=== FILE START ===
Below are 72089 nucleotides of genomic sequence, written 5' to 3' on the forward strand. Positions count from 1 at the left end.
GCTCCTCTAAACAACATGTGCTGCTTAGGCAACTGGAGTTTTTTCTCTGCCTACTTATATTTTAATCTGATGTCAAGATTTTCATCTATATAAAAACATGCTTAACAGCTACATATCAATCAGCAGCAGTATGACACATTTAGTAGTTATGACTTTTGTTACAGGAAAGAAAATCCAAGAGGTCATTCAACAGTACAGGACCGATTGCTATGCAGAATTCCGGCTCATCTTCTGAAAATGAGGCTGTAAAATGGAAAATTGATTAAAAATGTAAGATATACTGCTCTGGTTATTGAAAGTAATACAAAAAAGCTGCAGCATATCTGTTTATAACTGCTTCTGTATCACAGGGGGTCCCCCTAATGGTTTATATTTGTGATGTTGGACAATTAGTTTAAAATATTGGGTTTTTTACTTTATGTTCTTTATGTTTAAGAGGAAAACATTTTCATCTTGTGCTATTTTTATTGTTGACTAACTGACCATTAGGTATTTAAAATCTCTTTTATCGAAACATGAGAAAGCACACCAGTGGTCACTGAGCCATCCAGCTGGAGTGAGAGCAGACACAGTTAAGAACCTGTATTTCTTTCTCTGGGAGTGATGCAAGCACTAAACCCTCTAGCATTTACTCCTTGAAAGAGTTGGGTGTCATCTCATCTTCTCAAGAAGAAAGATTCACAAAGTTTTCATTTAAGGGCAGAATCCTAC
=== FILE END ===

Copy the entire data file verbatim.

Below are 72089 nucleotides of genomic sequence, written 5' to 3' on the forward strand. Positions count from 1 at the left end.
GCTCCTCTAAACAACATGTGCTGCTTAGGCAACTGGAGTTTTTTCTCTGCCTACTTATATTTTAATCTGATGTCAAGATTTTCATCTATATAAAAACATGCTTAACAGCTACATATCAATCAGCAGCAGTATGACACATTTAGTAGTTATGACTTTTGTTACAGGAAAGAAAATCCAAGAGGTCATTCAACAGTACAGGACCGATTGCTATGCAGAATTCCGGCTCATCTTCTGAAAATGAGGCTGTAAAATGGAAAATTGATTAAAAATGTAAGATATACTGCTCTGGTTATTGAAAGTAATACAAAAAAGCTGCAGCATATCTGTTTATAACTGCTTCTGTATCACAGGGGGTCCCCCTAATGGTTTATATTTGTGATGTTGGACAATTAGTTTAAAATATTGGGTTTTTTACTTTATGTTCTTTATGTTTAAGAGGAAAACATTTTCATCTTGTGCTATTTTTATTGTTGACTAACTGACCATTAGGTATTTAAAATCTCTTTTATCGAAACATGAGAAAGCACACCAGTGGTCACTGAGCCATCCAGCTGGAGTGAGAGCAGACACAGTTAAGAACCTGTATTTCTTTCTCTGGGAGTGATGCAAGCACTAAACCCTCTAGCATTTACTCCTTGAAAGAGTTGGGTGTCATCTCATCTTCTCAAGAAGAAAGATTCACAAAGTTTTCATTTAAGGGCAGAATCCTAC